Dave Hargreaves Personal Training

IIFYM, Flexible Dieting & Personal Training at Doherty's Gym, Brunswick

Dave Hargreaves Personal Training

IIFYM, Flexible Dieting & Personal Training at Doherty's Gym, Brunswick

Building a successful weight loss program.

Building a successful weight loss program.

These days I am mostly a weight loss and body composition specialist. In layman’s terms you could say body composition translates to “toning up” for people who aren’t actually overweight. It’s all about improving the ratio of lean mass (muscle, for example) to body fat, which makes for better health and a more attractive figure.

There are approximately 8 million different weight loss programs out there, including all the famous (fad) diets, the “meal replacement” products… there’s one I read about a few weeks back where (I swear to god this is true) you don’t eat anything at all for 15 days and get a doctor to stick an IV drip into you to provide just enough nutrients to prevent you from actually dropping dead of starvation.

Think about it… DOCTORS will perform this procedure. Aren’t they supposed to keep people healthy, and have some sort of code of ethics that they swear an oath to uphold? I must be confused, because it seems quite unhealthy and questionably ethical to me… because you know… the other ultra extreme and ethically dubious approaches weren’t ultra extreme enough already.

So, do you reckon it actually works? I mean… sure you would lose weight, much like a person in the intensive care unit at hospital would lose weight when they can’t eat and are kept alive by a drip. But what happens when you come off that drip and start eating meals again? Obviously, you gain the weight back. Or in medical terms; you RECOVER, since the weight loss was only due to being in an unhealthy state known as starvation.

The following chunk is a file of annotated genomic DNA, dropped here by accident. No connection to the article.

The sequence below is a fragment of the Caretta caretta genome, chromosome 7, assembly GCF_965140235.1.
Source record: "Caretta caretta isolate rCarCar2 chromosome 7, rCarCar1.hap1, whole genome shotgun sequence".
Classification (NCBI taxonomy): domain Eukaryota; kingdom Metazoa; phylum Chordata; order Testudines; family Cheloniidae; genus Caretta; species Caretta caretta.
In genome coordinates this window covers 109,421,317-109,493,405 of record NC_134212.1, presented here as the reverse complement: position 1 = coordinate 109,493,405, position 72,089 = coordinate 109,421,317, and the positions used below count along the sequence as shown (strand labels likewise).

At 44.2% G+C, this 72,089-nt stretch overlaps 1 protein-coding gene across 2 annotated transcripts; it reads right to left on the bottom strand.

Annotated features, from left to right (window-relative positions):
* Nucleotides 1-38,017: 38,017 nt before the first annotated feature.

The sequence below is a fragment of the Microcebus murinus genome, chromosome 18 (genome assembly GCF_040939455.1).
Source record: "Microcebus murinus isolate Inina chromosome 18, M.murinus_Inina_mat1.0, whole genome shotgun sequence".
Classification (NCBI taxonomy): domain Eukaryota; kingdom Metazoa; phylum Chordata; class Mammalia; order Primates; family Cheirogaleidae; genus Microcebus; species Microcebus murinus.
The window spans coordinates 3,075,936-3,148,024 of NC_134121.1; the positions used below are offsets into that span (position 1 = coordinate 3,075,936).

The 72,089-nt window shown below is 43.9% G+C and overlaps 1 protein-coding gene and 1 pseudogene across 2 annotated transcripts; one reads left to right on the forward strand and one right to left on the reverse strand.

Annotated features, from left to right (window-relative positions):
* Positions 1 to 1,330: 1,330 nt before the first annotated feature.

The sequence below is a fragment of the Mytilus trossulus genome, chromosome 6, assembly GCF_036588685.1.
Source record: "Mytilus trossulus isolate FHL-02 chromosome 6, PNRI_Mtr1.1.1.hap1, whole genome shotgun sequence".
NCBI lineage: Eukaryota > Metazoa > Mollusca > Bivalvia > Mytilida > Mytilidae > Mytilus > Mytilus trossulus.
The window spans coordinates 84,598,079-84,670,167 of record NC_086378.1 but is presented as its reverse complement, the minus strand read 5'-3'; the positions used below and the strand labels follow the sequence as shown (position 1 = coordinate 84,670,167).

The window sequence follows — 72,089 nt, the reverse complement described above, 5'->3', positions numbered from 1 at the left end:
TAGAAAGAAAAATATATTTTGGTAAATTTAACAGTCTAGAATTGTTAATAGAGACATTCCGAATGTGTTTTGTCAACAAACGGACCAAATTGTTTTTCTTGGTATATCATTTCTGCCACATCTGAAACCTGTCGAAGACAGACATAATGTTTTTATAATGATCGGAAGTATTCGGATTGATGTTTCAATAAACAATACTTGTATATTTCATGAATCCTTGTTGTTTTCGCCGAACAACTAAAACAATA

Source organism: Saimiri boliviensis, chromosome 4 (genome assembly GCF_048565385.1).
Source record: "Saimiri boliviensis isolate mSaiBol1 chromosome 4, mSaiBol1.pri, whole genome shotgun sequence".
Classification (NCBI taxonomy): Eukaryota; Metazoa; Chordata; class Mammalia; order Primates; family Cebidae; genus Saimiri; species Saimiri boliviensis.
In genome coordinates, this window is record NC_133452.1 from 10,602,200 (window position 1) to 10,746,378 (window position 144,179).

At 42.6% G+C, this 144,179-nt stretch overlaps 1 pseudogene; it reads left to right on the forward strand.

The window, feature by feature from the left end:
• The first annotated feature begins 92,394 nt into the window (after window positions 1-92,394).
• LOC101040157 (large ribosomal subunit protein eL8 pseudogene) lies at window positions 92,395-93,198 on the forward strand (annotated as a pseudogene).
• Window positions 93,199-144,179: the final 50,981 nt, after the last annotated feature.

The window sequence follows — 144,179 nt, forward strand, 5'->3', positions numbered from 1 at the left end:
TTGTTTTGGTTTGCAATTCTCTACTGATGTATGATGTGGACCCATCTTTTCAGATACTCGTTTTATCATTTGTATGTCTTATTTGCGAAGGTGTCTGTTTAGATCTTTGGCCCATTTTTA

I’m drifting (as usual) away from the topic I originally intended to tackle, but my point is… these are the increasingly extreme lengths people are going to in order to lose weight. It’s not even like they think they’ll keep the weight off, either. They go into it fully aware that it is an extreme and unnatural approach, for a temporary result.

Now this is the most extreme and just… disgusting, morally offensive example I know of, but most conventional “weight loss products” aren’t really that much different. You lose weight due to malnutrition, and then put it back on again when you recover. Pointless and unhealthy!

So before we go on and discuss how to build a weight loss plan that will actually ensure success, first let’s look at the reason why people are overweight or obese in the first place.

Now. Usually when you ask this question people can list off a lot of what I would call “contributing factors”. Often this is to do with their schedule, how busy they are, or whatever else that stops them from being able to eat a healthy breakfast, lunch and dinner. The actual reason though? Not consuming the appropriate range of calories.

Body weight is directly proportional to the amount of calories consumed on a regular basis. Eat too much, you gain weight. Eat too little, you screw up your balance of hormones, slow your metabolism, and store more fat. Sometimes it seems to be both problems at once; not enough calories from actual meals, leading to way too many calories from junk food snacks.

Either way, the absolute bottom line is, you can only achieve a goal weight (generally speaking, we’re talking about a “normal” score on the Body Mass Index) by consuming the appropriate range of calories.

On to part two and more on successful weight loss programs.



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